And the beat goes on. Another day, another three points, another win while on the wrong side of the stats sheet. It's groundhog day, in a happy way.
I realise there are eight games left, and theoretically a lot can happen, but my head tells me the race for second place, and a one-off home qualifier for the grand final, is down to two contenders – the Jets and Melbourne City.
Melbourne Victory are a talented side. There is no denying that, but while they may be able, given an excellent run, to overhaul their cross-town rivals City, 11 points and a significant deficit in the for-and-against differential means reeling in the Jets is almost impossible.
Kevin Muscat's side can create, can pressure well for periods, but lack the authority of previous seasons. And while they may have shaded the general play aspect of Saturday’s contest, you always fancied the Jets could hold firm at 1-0 and up the ante in an attacking sense if they had to.
People can point to the fact that Jets keeper Jack Duncan was man of the match, but all successful teams need their keepers to preserve points at some stage through the season.
The following day, Melbourne City's Dean Bouzanis, not for the first time this season, was adjudged best on ground. Victory shotstopper Lawrence Thomas has also had his share of blinders when his side has been under the pump.
I don't know if the presence of new Socceroos coach Bert van Marwijk had an effect on the football on the weekend, but it's hard to stand up, hand on heart, and point to any virtuoso performances by eligible players on the weekend.
Dimi Petratos was serviceable and had a couple of nice moments as did James Troisi for Victory.
But on a blustery day at McDonald Jones Stadium, the reliable and resolute, rather than the flashy and creative, held sway for long periods.
The real exception was Kosta Barbarouses, whose presence probably brought about a selection change for the Jets at left back. His performance was clearly the most threatening of the wide players on show.
Unfortunately the tricky winger, as van Marwijk quickly discovered, wears the all-white strip of New Zealand and any inkling of an inspired discovery was quickly extinguished.
I have to reserve a touch of praise for Victory striker Besart Berisha, who can be so annoying for opposing fans and polarises opinion and affection.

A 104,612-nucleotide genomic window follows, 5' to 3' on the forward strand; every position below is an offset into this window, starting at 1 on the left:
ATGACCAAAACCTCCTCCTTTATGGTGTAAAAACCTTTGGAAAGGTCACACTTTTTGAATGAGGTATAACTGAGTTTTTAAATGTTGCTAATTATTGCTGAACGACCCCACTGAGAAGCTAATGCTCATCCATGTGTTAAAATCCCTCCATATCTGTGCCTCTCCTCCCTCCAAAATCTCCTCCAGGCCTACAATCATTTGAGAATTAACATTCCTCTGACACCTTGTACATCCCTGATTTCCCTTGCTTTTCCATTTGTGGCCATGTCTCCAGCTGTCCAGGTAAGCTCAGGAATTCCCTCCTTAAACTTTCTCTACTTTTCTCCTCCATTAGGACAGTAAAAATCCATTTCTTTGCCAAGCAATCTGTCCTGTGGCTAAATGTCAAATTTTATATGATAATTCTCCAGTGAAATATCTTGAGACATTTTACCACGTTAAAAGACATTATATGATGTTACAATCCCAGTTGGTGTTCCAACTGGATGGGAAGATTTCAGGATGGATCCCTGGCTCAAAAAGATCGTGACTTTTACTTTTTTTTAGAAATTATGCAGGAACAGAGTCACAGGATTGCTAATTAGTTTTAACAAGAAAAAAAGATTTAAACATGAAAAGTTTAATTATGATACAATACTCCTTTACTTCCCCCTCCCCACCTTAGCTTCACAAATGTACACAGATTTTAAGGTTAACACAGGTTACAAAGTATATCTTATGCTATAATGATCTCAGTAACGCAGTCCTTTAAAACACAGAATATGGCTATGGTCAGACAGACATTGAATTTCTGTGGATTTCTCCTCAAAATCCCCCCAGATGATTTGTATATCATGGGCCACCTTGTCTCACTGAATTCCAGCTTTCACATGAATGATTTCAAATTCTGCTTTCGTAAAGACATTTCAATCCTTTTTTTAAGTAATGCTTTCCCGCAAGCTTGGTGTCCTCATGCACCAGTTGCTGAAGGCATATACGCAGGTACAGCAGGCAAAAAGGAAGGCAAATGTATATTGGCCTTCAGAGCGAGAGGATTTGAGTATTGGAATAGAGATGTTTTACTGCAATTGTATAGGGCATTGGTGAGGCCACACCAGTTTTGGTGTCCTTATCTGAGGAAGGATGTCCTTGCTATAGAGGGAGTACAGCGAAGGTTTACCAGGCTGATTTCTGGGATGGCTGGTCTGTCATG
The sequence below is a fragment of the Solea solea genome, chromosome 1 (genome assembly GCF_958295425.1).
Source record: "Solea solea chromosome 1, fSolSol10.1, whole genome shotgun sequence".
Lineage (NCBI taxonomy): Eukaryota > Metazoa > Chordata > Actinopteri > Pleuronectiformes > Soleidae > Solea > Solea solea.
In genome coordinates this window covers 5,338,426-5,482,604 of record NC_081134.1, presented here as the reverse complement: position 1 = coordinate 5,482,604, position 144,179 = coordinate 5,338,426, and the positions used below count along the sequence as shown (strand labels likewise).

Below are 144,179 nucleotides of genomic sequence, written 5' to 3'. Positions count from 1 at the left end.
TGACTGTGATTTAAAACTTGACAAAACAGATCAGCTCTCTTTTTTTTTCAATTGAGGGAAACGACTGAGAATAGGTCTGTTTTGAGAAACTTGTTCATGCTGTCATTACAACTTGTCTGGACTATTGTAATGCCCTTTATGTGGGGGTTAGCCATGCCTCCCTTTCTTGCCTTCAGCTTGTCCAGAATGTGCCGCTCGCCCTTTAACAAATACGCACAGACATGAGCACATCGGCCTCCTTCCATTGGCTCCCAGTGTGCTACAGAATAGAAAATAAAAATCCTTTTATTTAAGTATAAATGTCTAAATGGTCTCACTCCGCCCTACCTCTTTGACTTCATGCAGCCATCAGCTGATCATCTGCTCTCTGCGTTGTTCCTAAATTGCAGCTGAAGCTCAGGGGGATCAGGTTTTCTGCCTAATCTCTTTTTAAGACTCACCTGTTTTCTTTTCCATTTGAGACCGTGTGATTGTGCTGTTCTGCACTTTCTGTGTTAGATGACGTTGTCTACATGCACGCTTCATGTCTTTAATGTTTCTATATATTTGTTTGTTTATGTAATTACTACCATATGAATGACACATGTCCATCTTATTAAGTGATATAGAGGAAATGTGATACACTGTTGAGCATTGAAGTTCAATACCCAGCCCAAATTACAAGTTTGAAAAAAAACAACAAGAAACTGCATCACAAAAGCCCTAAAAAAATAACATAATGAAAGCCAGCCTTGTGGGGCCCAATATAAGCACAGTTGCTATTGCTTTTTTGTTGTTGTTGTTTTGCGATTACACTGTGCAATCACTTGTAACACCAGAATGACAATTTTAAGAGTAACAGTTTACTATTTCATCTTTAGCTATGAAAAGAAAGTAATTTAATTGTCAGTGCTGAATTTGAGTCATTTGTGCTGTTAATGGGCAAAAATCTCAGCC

He worked tirelessly to be the man who could turn the game for his team. He was denied at times by the brilliance of Duncan and at others by his own finishing, but not once did he stop trying to be the man to whom responsibility fell.
With that in mind, kudos to Nigel Boogaard and Nikolai Topor-Stanley in central defence, and Ben Kantarovski and Steve Ugarkovic in front of them for preserving a clean sheet .
At the other end, Roy O'Donovan got a valuable hour into his legs, Andrew Nabbout put himself about and provided an excellent assist for Riley McGree .
It wasn't a flashy performance, functional rather than fashionable, but as the erstwhile Mr van Marwijk unequivocally noted "football is about winning".
Don't I wish I had been preaching that to you for the past 15 years or so!
The interest in van Marwijk 's attendance and initial impressions is understandable, but he will make no judgements on the contents of one game.
He will talk to people he trusts, review performances from this season and then test the levels of the A-League hopefuls against those in European leagues in an extended camp in March, where his mind will be swayed by his own observations.
If, as Tim Cahill has already advised, the difference in level of intensity between the championship in England and the A-League is so stark, it could prove to be a tough ask for those plying their trade here to feature in Russia.
But I digress, drifting to a European summer for a moment. The Jets are enjoying a mini break of their own, courtesy of the split round due to Asian Champions League games for Australia's representatives.
Four complete days of rest have been ordered by coach Ernie Merrick. Time enough to top up energy reserves and recharge batteries, but too short to find anything resembling trouble in exotic locations (we hope).
Merrick will be finalising his planning for the final three months of the season: keeping players fresh, peaking in late April, but picking up enough points on the way to finish top two.
The freshen up arrives at a good time after a busy Christmas/ New Year period.
The two Melbourne clubs both play this weekend, with City hosting Sydney FC on Saturday night. The Jets will be well aware of how the land lies, when they take on the Wanderers away the following Friday.
To my way of thinking, Merrick has a number of options in attacking areas now, the choice of two quality goalkeepers and only one real area where there are any question marks.
Merrick is a fan of Ivan Vujica, who provides excellent thrust and crossing going forward, but is also aware that opposing teams fancy their chances of getting in behind him or backing quick, quality wingers to stand him up for pace.
The gamble of Lachlan Jackson at left back last week was calculated to nullify the pace of Barbarouses, possibly the best exponent of wing-play in the league. It didn't work. Jackson is quick, but positionally naive at fullback and was led a merry dance.
However, when Vujica came on and and Barbarouses immediately stopped him and then blew past him over 10 metres, the reason for the gamble was apparent.
With almost all front third options now available and Jason Hoffman quite adroit at right-back, don't be surprised to see Daniel Georgievski enter calculations at left back, depending on opponents.
And if that is the only area causing you any slight headaches when you are sitting comfortably second with eight games of the season left, things are pretty rosy.